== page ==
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300: Limited Collector’s Edition

by Michael Wood
EDGE Media Network Contributor
Tuesday Nov 25, 2008
300: Limited Collector’s Edition

Smash hit, commercial blockbusters don't come much gayer than 300 - whether the creators intended it or not. Warner Bros. has released the delectable DVD set, 300 Limited Collector's Edition, full of enlightening extras and, of course, Gerard Butler's thighs.

The premise of "300" is based on comic legend Frank Miller's acclaimed graphic novel by the same name, which itself is based on the historical and mythical events of Spartan King Leonidas and his army of 300. With the pride of a lion, Leonidas leads his puny yet ferociously lethal militia to battle against the inconceivably gargantuan ranks of Xerxes, Persia's ruler and self-proclaimed god. Throughout the course of an epic three-day battle, the mighty 300 face giants, so-called "immortals," beasts and deadly archers. The 300's ultimate defeat proves to be a success due to the 300's enormous and resulting Spartan rally against the Persian enemy.

The movie has many things going for and against it. "300" is visually stunning, as the burgeoning Hollywood cliché goes. The filmmakers do a truly astonishing job not only with camera techniques (i.e. using multiple, closely-spaced cameras to capture the same fight sequence from three different angles) but also with color and CGI landscaping. Without ever having read the illustrated novel, you can sense the story's graphic roots and imagine what the original comic frames might have looked like.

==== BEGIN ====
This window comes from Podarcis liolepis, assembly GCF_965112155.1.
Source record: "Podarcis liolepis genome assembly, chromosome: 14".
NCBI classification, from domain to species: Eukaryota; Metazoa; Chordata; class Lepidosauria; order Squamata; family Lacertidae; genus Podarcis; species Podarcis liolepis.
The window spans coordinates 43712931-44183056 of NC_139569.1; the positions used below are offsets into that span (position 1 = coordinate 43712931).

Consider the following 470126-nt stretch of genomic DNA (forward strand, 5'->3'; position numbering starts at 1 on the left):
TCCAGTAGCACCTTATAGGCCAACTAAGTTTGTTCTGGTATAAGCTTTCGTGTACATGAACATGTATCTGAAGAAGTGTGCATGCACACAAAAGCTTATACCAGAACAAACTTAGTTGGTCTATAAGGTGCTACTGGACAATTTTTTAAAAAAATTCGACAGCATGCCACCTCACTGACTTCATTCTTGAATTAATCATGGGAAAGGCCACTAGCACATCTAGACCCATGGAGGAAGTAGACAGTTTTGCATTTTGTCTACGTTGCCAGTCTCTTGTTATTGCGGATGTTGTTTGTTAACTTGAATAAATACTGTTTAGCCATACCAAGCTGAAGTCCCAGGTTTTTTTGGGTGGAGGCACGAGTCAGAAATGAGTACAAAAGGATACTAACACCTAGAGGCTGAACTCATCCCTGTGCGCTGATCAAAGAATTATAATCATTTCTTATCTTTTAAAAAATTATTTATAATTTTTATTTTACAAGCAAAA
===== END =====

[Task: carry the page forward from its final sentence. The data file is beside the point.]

The acting, as well, is commendable. Gerard Butler, as King Leonidas, is unrecognizable from his other, friendlier roles such as in "P.S. I Love You." His clear commitment to playing the role and finding a deep love for Sparta leaps off the screen. Lena Headey, playing Queen Gorgo, creates a striking balance between beauty and strength, love and ferocity.

Where the movie loses focus is in it's gratuitousness both in the realms of violence and sexism. Despite skimpy costumes, the men of "300" are never treated like meat to the extent that the women - in their limited onscreen moments - seem to be, with different scenes focusing almost solely on the thrusting breasts of Gorgo, a teenage Spartan girl, and Persian seductresses. The battle scenes are among the most violent in movie history, perhaps bloodier than "Kill Bill," only without Tarantino's sense of camp and self-consciousness.

As far as DVD sets go, the "300: Limited Collector's Edition" is like "buttah." It's the stuff of wet dreams for film and history buffs. Special features include an intimate interview with author Frank Miller and the translation of his book to film as well as the featurette "The 300 - Fact or Fiction?" which excavates the history behind the movie with historians and filmmakers alike.

"300" is a quality film with few flaws and enjoys a plush new home in this elaborate collector's edition. For anyone who like's bare-chested brutes, history, Ancient Greece, action, comics, visual vibrancy or heroic stories, this is the perfect holiday gift.

Michael Wood is a contributor and Editorial Assistant for EDGE Publications.

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